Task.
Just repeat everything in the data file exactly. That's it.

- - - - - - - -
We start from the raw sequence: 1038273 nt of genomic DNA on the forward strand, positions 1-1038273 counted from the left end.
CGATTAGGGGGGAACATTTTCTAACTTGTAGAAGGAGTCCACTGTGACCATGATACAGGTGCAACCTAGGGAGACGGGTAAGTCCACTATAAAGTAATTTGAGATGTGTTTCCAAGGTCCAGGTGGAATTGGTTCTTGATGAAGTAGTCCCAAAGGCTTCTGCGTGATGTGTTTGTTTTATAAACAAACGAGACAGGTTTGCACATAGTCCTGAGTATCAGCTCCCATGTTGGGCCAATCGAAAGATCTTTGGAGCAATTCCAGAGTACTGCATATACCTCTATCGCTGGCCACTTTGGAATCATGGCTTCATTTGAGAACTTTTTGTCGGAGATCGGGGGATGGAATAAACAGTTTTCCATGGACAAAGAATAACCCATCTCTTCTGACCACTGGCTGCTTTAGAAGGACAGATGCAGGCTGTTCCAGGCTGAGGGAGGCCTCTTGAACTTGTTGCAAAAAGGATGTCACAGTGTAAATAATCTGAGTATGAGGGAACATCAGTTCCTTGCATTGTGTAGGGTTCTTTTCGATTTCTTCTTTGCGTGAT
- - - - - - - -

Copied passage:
We start from the raw sequence: 1038273 nt of genomic DNA on the forward strand, positions 1-1038273 counted from the left end.
CGATTAGGGGGGAACATTTTCTAACTTGTAGAAGGAGTCCACTGTGACCATGATACAGGTGCAACCTAGGGAGACGGGTAAGTCCACTATAAAGTAATTTGAGATGTGTTTCCAAGGTCCAGGTGGAATTGGTTCTTGATGAAGTAGTCCCAAAGGCTTCTGCGTGATGTGTTTGTTTTATAAACAAACGAGACAGGTTTGCACATAGTCCTGAGTATCAGCTCCCATGTTGGGCCAATCGAAAGATCTTTGGAGCAATTCCAGAGTACTGCATATACCTCTATCGCTGGCCACTTTGGAATCATGGCTTCATTTGAGAACTTTTTGTCGGAGATCGGGGGATGGAATAAACAGTTTTCCATGGACAAAGAATAACCCATCTCTTCTGACCACTGGCTGCTTTAGAAGGACAGATGCAGGCTGTTCCAGGCTGAGGGAGGCCTCTTGAACTTGTTGCAAAAAGGATGTCACAGTGTAAATAATCTGAGTATGAGGGAACATCAGTTCCTTGCATTGTGTAGGGTTCTTTTCGATTTCTTCTTTGCGTGAT